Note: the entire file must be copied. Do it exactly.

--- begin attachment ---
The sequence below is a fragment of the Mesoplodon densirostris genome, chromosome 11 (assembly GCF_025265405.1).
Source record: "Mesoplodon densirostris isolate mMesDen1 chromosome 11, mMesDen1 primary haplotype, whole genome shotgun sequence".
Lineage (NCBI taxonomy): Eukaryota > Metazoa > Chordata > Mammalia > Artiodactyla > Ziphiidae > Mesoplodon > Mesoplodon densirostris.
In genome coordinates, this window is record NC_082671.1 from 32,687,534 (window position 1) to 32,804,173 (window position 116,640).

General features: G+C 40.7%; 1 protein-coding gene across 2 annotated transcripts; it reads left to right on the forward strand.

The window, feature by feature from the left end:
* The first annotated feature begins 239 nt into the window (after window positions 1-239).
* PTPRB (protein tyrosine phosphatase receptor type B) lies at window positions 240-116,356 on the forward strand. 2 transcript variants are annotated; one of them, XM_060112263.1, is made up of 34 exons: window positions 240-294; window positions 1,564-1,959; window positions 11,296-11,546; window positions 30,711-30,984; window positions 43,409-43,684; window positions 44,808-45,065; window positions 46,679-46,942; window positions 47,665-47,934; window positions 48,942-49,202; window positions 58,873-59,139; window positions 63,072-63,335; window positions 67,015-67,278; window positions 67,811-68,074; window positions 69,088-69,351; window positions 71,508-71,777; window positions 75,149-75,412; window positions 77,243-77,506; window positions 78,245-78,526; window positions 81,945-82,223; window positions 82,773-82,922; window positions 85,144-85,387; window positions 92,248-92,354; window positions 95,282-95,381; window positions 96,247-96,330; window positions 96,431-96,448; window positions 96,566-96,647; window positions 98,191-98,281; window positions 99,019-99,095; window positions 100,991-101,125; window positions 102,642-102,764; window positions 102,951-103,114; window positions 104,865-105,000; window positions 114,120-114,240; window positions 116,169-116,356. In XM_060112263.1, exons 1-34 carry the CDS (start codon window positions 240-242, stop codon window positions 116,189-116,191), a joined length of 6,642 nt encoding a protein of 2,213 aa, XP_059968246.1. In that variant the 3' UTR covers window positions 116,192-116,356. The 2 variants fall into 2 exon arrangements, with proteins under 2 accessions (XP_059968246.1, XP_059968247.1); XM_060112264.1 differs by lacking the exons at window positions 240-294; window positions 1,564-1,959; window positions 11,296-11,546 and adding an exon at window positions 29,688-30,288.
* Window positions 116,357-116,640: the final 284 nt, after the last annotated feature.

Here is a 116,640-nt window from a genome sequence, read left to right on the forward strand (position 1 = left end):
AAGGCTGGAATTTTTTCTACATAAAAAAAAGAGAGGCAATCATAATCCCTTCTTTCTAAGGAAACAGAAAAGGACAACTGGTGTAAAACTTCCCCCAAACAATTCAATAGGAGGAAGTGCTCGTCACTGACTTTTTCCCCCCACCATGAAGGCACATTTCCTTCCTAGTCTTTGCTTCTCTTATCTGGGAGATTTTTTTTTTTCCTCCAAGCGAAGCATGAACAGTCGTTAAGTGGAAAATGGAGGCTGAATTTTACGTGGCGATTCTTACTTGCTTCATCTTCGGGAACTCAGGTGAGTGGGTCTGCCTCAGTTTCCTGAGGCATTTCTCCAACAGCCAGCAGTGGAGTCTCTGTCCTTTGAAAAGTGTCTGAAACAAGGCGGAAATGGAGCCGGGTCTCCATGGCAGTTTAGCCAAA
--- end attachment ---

The sequence below is a fragment of the Mesoplodon densirostris genome, chromosome 11 (assembly GCF_025265405.1).
Source record: "Mesoplodon densirostris isolate mMesDen1 chromosome 11, mMesDen1 primary haplotype, whole genome shotgun sequence".
Lineage (NCBI taxonomy): Eukaryota > Metazoa > Chordata > Mammalia > Artiodactyla > Ziphiidae > Mesoplodon > Mesoplodon densirostris.
In genome coordinates, this window is record NC_082671.1 from 32,687,534 (window position 1) to 32,804,173 (window position 116,640).

General features: G+C 40.7%; 1 protein-coding gene across 2 annotated transcripts; it reads left to right on the forward strand.

The window, feature by feature from the left end:
* The first annotated feature begins 239 nt into the window (after window positions 1-239).
* PTPRB (protein tyrosine phosphatase receptor type B) lies at window positions 240-116,356 on the forward strand. 2 transcript variants are annotated; one of them, XM_060112263.1, is made up of 34 exons: window positions 240-294; window positions 1,564-1,959; window positions 11,296-11,546; window positions 30,711-30,984; window positions 43,409-43,684; window positions 44,808-45,065; window positions 46,679-46,942; window positions 47,665-47,934; window positions 48,942-49,202; window positions 58,873-59,139; window positions 63,072-63,335; window positions 67,015-67,278; window positions 67,811-68,074; window positions 69,088-69,351; window positions 71,508-71,777; window positions 75,149-75,412; window positions 77,243-77,506; window positions 78,245-78,526; window positions 81,945-82,223; window positions 82,773-82,922; window positions 85,144-85,387; window positions 92,248-92,354; window positions 95,282-95,381; window positions 96,247-96,330; window positions 96,431-96,448; window positions 96,566-96,647; window positions 98,191-98,281; window positions 99,019-99,095; window positions 100,991-101,125; window positions 102,642-102,764; window positions 102,951-103,114; window positions 104,865-105,000; window positions 114,120-114,240; window positions 116,169-116,356. In XM_060112263.1, exons 1-34 carry the CDS (start codon window positions 240-242, stop codon window positions 116,189-116,191), a joined length of 6,642 nt encoding a protein of 2,213 aa, XP_059968246.1. In that variant the 3' UTR covers window positions 116,192-116,356. The 2 variants fall into 2 exon arrangements, with proteins under 2 accessions (XP_059968246.1, XP_059968247.1); XM_060112264.1 differs by lacking the exons at window positions 240-294; window positions 1,564-1,959; window positions 11,296-11,546 and adding an exon at window positions 29,688-30,288.
* Window positions 116,357-116,640: the final 284 nt, after the last annotated feature.

Here is a 116,640-nt window from a genome sequence, read left to right on the forward strand (position 1 = left end):
AAGGCTGGAATTTTTTCTACATAAAAAAAAGAGAGGCAATCATAATCCCTTCTTTCTAAGGAAACAGAAAAGGACAACTGGTGTAAAACTTCCCCCAAACAATTCAATAGGAGGAAGTGCTCGTCACTGACTTTTTCCCCCCACCATGAAGGCACATTTCCTTCCTAGTCTTTGCTTCTCTTATCTGGGAGATTTTTTTTTTTCCTCCAAGCGAAGCATGAACAGTCGTTAAGTGGAAAATGGAGGCTGAATTTTACGTGGCGATTCTTACTTGCTTCATCTTCGGGAACTCAGGTGAGTGGGTCTGCCTCAGTTTCCTGAGGCATTTCTCCAACAGCCAGCAGTGGAGTCTCTGTCCTTTGAAAAGTGTCTGAAACAAGGCGGAAATGGAGCCGGGTCTCCATGGCAGTTTAGCCAAA